Turns out, my dad’s Hebrew name is David, and David’s Hebrew name is my dad’s name. Yes, for those of you keeping score at home, that’s one more tally in the “ways your fiance is creepily like your father” category.

So, the rabbi was wrong…but also, let’s be honest, kind of right.

Titles of saved posts currently in my queue
May 26, 2011

  • Match: The Aftermath
  • No Title
  • No Title
  • No Title
  • Because having a puppy, getting engaged, and moving to the city of your choice is totally grounds for depression
  • Places I have cried in the last six weeks

I think that should clear up the last month and a half, yes? Bear with me as I maybe, kind of, sort of, attempt to get this party started again.

Lessons learned this weekend
March 13, 2011

1- It’s probably not the most mature or sophisticated idea to down a massive beer in an Irish pub moments before meeting with the manager of the fanciest restaurant in New Haven, which also serves as the Yale faculty’s watering hole. But it will make the act of sifting through a 30-page catering guide and listening to her pretentious ramblings just the teensiest bit more enjoyable.

2-Some people don’t have a sense of humor, which is all well and fine. But if they happen to be a bartender, this means you don’t need to leave them a tip.

3-Just because you have warm memories of a city that was easily accessible from your suburban hometown and had both an Urban Outfitters and a bookstore with a cafe in it – which seemed oh so cool at the time – doesn’t mean it’s actually a cool place to live in your twenties.

4- The puppy will trade a stick, a tennis ball or even your underwear for a treat. But she’s not going to let go of that dead mouse, no matter how much you try to entice her with organic dog bones or chase her around a tree or don the most horrified expression you’re ever worn. Relatedly: Ew.

5-The Mexican food you grew up on, from the little place downtown that witnessed every development in every relationship you ever had before leaving for college, and even some afterward, really is that good.

6- Yes, it’s a little weird that most of the people who used to live in your neighborhood – from Mrs. Kennedy, forever sitting in a silk nightgown in her kitchen and smoking cigarettes, to your bus stop companions for a decade – have all moved on, to Manhattan or graduate school or heaven. Yes, you’re no longer a child pumping your two-wheeler up the hill. Yes, there are new people moving in.Yes, you are getting older; maybe even old. But, it could be worse. You could be the one moving in with the children.

Today, I
January 5, 2011

woke up after 8 a.m.

got some good (wonderful, merciful, life-affirming) news

did not wear pajamas past noon

did not accidentally kill my puppy

wore tights that are warmer than pants and boots that are hotter than Uggs

tried cask beer

saw what all the fuss was about at The Dandelion

spotted Stephen Starr for the second time in five days

organically birthed a new inside joke

read all the pages I skipped in The Corrections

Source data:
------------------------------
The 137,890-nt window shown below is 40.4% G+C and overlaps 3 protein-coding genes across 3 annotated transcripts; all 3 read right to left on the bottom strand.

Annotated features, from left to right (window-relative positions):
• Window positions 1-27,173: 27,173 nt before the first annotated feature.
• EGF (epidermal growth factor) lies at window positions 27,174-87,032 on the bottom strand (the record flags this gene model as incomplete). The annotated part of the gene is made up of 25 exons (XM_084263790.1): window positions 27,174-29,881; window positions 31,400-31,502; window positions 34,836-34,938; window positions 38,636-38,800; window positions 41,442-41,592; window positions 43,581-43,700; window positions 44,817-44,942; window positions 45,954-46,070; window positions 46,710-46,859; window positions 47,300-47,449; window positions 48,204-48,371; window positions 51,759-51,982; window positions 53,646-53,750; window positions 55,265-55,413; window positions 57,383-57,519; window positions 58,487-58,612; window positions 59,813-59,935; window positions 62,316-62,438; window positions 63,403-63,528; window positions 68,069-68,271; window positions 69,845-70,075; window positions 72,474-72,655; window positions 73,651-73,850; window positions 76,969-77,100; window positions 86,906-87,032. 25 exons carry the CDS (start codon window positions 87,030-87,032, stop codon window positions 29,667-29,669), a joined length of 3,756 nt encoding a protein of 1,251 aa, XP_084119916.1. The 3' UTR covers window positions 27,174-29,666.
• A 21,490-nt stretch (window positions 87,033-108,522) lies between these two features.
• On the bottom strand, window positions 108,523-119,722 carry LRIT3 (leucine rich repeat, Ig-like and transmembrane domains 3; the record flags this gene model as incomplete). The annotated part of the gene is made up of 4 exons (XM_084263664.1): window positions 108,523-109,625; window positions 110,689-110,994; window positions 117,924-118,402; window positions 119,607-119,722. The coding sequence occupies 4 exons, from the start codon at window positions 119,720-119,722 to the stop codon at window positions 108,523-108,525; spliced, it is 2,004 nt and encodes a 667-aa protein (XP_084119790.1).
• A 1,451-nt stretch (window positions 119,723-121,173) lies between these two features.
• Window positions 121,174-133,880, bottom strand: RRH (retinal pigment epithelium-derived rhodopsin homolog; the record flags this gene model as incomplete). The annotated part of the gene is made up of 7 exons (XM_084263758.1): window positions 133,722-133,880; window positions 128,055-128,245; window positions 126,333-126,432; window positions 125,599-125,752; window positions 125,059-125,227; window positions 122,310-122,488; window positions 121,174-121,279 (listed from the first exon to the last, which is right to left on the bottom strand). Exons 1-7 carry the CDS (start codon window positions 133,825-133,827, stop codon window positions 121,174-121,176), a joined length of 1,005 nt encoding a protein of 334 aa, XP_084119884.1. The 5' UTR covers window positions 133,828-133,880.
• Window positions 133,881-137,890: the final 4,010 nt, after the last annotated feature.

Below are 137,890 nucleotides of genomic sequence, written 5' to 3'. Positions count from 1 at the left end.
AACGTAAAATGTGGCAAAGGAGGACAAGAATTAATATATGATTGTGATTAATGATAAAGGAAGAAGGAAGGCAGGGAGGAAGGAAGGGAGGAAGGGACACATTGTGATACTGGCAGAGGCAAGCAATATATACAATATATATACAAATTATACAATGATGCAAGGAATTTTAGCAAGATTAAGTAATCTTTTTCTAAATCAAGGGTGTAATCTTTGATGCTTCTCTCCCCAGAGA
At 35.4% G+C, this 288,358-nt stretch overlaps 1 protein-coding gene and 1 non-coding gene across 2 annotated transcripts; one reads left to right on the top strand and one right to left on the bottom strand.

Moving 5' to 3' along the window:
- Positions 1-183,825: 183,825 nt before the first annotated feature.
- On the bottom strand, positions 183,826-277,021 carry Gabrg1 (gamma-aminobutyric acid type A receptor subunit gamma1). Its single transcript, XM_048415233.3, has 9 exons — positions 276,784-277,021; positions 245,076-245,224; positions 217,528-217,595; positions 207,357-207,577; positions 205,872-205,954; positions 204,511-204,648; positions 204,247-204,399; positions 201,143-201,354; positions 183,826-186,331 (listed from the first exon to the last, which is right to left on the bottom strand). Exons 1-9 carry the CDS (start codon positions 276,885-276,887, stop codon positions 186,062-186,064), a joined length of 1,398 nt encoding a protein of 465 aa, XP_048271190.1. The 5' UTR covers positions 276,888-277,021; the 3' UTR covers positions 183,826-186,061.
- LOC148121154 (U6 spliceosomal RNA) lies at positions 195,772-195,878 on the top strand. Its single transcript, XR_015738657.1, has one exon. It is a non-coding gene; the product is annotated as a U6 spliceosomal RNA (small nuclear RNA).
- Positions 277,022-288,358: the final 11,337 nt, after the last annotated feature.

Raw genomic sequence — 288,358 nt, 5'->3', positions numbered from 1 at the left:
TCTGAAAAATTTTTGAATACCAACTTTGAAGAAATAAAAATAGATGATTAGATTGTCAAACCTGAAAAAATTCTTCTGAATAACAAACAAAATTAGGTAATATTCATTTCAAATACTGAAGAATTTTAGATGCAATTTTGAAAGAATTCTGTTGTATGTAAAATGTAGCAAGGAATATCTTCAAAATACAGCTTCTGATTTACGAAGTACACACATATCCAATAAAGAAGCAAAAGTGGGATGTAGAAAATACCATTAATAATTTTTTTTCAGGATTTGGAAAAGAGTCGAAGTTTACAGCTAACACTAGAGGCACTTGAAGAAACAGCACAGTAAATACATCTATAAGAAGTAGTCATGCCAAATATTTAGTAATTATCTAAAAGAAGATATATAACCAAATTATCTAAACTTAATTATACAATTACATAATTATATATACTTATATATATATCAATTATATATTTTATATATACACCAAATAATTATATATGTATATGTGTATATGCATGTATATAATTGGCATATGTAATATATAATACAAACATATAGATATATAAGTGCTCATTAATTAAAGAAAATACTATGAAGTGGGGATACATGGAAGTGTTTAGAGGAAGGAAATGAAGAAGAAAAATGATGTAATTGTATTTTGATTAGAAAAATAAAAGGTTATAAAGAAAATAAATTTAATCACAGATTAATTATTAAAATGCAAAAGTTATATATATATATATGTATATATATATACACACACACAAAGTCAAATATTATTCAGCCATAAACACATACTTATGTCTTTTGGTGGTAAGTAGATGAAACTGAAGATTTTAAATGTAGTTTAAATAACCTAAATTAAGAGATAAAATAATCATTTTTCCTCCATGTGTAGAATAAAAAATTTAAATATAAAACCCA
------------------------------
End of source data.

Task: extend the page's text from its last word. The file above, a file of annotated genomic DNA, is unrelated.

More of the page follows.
stopped wanting to be Jonathan Franzen

stopped wanting to be anyone/everyone but me

suspect I won’t have any trouble falling asleep


Today was a good day.

provocative questions confronted by yours truly this week
May 26, 2010

This is what you people wasted the last six years on? Is that a joke?

Is that a hickey?

Relatedly: How did I manage to go 25 years without getting a hickey?

What, in god’s name, is the letter that starts the words boy and bar doing on my bra?

Why is it so hard to find a greeting card that doesn’t make me want to vomit?

What, exactly, constitutes booty shorts? And how would one know if one inadvertantly purchased them?

Flats or flip-flops?

Curly or straight?

Tequila or tequila?

At what age does it become unacceptable to eat Drumstick ice cream cones? For breakfast?

Does Christie Lee ever get angry? Sad? Show a negative emotion of any kind?

Do I have anything to write about?

Well, I think we answered that last one, at least.

Bad decisions: a retrospective
April 20, 2010

The details from Saturday night are starting to float back to me, thanks to helpful reminders like my Pandora station (“Did I dance to that Black-Eyed Peas song with Lauren’s dad?”), that massive bruise on my thigh, and Dave’s 13-year-old brother’s curiosity (direct quote: “Why was Rachel so wasted?”)

It used to be a familiar occurrence, the learning about the things you did last weekend days after you actually did them. In fact, the Blabbermouth you know and love is the product of a vast history of alcohol-fueled disasters, most of which, of course, were simply known as Weekends at the time. Do you remember me back then? (Crowd nods heads, rolls eyes.) I wasn’t the easiest college roommate/spring break travel buddy/high school best friend to put up with. I was…how do I say this?…pretty much a drunken slut.

I honestly don’t regret any of it – the rough nights, the fun nights, the one-night-stands, the vomit. OK, maybe the vomit. That was gross.

I also don’t regret that I’m a little different now – calmer, more secure, more sober. Different things are right for people at different times, and the lifestyle that came naturally for me at 21 isn’t necessarily a good fit for me at 25. It helped me learn a few lessons and meet a few people, but I’m pretty sure it’s served its purpose now. And one can’t subsist on Big Azz margaritas alone forever, you know.